SALAD: Syringe- based Arduino- operated Low-cost Antibody Dispenser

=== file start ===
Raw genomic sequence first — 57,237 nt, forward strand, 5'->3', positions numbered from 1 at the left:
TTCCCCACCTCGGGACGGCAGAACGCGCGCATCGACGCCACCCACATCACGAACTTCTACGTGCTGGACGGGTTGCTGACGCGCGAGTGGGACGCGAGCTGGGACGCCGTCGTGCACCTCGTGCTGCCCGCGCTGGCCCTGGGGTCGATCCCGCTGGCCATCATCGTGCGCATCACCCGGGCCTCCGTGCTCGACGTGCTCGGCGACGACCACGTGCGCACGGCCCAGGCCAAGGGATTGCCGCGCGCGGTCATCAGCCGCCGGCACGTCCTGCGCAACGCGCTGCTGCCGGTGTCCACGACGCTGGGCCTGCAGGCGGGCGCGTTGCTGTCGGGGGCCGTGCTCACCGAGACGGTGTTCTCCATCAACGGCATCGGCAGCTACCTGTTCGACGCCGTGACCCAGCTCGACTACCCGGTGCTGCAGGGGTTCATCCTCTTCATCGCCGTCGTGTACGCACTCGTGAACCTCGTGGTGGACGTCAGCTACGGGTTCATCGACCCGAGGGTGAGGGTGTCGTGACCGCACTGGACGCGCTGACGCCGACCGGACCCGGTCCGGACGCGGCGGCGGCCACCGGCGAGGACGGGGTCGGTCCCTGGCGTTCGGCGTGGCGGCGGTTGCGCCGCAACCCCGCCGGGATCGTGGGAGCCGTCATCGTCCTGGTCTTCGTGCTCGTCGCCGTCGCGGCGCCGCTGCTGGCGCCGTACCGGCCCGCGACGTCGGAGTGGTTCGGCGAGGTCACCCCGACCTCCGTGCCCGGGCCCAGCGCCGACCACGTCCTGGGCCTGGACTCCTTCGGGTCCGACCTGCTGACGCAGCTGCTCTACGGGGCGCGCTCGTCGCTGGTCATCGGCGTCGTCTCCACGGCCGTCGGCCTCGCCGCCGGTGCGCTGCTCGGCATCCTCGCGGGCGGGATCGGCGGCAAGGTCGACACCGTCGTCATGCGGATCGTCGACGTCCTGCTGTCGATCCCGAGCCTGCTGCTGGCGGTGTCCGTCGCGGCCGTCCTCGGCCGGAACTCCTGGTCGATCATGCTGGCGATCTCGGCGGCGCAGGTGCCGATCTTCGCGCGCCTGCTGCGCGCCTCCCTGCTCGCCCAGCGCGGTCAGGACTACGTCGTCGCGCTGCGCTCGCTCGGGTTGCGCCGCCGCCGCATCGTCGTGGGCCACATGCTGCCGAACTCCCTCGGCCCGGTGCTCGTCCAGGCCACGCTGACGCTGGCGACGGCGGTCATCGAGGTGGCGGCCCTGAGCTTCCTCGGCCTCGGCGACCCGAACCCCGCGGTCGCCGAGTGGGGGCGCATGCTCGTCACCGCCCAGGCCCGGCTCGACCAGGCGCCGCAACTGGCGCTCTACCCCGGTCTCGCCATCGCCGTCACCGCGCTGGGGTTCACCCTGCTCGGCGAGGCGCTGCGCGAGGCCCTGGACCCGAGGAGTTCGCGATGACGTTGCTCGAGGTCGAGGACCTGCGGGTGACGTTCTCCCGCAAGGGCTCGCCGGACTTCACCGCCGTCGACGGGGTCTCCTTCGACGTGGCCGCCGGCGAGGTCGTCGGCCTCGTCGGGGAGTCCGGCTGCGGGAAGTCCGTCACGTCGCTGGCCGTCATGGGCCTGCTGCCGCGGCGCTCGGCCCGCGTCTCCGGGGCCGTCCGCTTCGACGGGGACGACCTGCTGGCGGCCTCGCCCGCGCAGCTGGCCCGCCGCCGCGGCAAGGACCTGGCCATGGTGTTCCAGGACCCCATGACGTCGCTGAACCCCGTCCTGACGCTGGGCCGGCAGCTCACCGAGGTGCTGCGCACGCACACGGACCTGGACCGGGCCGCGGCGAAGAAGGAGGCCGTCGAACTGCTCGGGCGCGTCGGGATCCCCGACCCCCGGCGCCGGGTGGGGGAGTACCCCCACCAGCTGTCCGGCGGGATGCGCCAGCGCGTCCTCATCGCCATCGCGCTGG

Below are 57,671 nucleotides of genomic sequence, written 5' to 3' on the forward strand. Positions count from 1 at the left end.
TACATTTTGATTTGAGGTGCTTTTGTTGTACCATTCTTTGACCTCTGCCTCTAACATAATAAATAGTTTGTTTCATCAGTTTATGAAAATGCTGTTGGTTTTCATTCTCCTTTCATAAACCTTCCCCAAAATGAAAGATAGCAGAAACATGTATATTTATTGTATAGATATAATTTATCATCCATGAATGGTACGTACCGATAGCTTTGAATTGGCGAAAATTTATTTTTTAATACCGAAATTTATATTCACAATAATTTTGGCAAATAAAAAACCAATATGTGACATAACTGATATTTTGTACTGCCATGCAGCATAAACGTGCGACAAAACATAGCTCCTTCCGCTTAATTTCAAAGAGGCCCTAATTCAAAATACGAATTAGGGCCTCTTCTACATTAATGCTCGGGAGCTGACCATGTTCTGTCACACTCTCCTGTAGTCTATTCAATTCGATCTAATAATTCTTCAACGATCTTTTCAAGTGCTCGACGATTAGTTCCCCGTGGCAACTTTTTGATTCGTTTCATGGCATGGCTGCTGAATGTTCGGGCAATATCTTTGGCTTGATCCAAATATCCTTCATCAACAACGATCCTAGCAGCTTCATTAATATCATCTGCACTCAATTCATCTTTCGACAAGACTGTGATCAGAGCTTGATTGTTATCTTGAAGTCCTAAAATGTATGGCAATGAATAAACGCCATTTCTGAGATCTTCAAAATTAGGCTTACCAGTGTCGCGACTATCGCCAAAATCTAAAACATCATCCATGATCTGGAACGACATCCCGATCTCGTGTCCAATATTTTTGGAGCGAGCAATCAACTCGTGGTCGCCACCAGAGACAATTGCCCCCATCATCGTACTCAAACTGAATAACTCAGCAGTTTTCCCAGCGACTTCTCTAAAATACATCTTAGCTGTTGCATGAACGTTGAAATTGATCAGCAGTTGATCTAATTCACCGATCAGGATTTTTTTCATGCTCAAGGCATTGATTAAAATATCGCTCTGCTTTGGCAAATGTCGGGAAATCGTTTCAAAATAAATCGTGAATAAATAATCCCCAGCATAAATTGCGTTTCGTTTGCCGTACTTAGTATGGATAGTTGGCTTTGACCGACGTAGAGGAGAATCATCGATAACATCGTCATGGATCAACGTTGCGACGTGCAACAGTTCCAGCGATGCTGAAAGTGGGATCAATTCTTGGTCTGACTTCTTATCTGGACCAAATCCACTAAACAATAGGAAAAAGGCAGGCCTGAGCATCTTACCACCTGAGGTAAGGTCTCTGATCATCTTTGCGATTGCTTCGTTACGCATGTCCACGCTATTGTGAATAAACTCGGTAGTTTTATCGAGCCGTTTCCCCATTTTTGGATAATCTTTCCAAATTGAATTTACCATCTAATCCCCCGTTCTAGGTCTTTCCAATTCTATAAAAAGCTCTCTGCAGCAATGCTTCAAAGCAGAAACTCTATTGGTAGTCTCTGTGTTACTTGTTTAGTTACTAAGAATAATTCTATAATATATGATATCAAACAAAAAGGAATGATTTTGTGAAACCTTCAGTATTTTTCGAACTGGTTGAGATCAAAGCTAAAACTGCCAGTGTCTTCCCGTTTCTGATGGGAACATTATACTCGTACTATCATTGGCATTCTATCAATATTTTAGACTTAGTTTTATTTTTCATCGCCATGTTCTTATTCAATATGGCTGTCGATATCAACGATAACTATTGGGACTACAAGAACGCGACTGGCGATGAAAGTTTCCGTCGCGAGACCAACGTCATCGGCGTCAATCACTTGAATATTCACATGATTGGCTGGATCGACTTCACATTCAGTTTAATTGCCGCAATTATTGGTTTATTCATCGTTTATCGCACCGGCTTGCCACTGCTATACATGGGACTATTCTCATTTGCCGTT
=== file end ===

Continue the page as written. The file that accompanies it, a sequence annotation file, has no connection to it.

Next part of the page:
Point-of-care diagnostics, particularly Lateral Flow Assay (LFA), have been one of the most widely adopted technologies in clinical diagnosis over recent years, especially during the COVID-19 pandemic due to its feasibility, compactness, and rapid readout. However, their fabrication posed challenges for research groups with limited budgets. This study aimed to resolve one of the key issues in the fabrication process of LFA - antibody dispensing, by introducing a Syringe-based Arduino-operated Low-cost Antibody Dispenser (SALAD). This model can be self-manufactured at a lower cost ($200.61) compared to the commercialized models, expected to provide alternative approaches for researchers that are interested in LFA. By utilizing a microneedle small gauge (26G), stepper motors-driven syringe pump, and conveyor belt, SALAD can form micro-droplets to create an even band of antibodies. This study includes (1) the design of SALAD and (2) the evaluation of SALAD using food dye, antibody-[HRP] conjugates, and direct ELISA to test the stability of dispensed antibodies under capillary forces. The results showed comparable performance between SALAD and a commercialized model - Claremont ALFRD, with SALAD exceeding in affordability and feasibility. SALAD was able to yield an even signal, uniform bandwidth, and low background noise, yet optimization in the conveyor belt should be considered to enhance stability. This includes the CNC Cutting components files (STL), designed using the FUSION 360 Program, an Arduino Operation Code for the Syringe-based Arduino-operated Low-cost Antibody Dispenser (SALAD) and a MP4 video demonstrating how the Line Dispenser works.